According to the United Kingdom’s Office for National Statistics, the percentage of residents of England claiming Christian identity fell from 71.7 percent to 59.4 percent between 2001 and 2011. The data came from the once-a-decade census of the country. Muslims increased from 3.1 percent to 5.0 percent.
 
In Greater Manchester, however, Christians were holding their own but slightly dropping. They constituted 74.1 percent of the population in 2001 but dropped to 73.1 percent in 2011. The  Muslim population of Manchester grew from 5.0 percent in 2001 to 8.7 percent in 2011. Among the Muslims living in the area was Salman Abedi, the suicide bomber who is believed to have detonated an explosive device at Manchester Arena, killing 22 and wounding dozens on May 22.
 
The 2001 census found that there are 49,138,831 people living in England (which does not include Wales, Scotland or Northern Ireland). Of those 49,138,831 residents,  35,251,244 (or 71.7 percent) were Christian; 1,524,887 (or 3.1 percent) were Muslim. 7,709,267 (or 14.6 percent) said they had no religion; and 3,776,515 (or 7.7 percent) did not volunteer to state their religion.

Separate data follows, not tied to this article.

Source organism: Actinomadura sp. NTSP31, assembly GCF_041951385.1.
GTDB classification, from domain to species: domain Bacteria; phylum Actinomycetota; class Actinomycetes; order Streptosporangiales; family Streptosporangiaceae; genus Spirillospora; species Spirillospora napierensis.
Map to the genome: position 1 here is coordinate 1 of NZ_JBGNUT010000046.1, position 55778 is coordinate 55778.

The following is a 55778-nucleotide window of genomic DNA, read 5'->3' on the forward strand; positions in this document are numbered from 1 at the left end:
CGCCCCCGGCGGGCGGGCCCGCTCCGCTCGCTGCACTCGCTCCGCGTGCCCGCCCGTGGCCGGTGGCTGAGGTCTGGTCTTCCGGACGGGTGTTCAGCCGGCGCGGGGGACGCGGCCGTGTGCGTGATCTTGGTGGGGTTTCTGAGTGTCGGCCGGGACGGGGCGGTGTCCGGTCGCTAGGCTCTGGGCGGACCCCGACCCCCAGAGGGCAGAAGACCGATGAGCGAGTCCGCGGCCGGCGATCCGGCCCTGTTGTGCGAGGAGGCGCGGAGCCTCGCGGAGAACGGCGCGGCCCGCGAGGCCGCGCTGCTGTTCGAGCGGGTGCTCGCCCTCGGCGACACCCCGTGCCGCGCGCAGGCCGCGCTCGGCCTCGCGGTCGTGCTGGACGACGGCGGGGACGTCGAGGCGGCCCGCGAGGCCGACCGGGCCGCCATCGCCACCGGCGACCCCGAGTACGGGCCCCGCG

By 2011, there were 53,012,456 people in England. Of these 31,479,876 (or 59.4 percent) were Christian; 2,660,116 (or 5.0 percent) were Muslim. 13,114,232 (or 24.7 percent) said they had no religion; and 3,804,104 (or 7.2 percent) did not state their religion.
 
Between 2001 and 2011, the number of Christians in England declined by 3,771,368 (from 35,251,244 to 31,479,876). The number of Muslims increased by 1,135,229 (from 1,524,887 to 2,660,116). The Muslim population of Greater Manchester rose by 107,508 between 2011 to 2011 (from 125,219 to 232,787).


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Spero News editor Martin Barillas is a former US diplomat, who also worked as a democracy advocate and election observer in Latin America. His first novel 'Shaken Earth', is available at Amazon.

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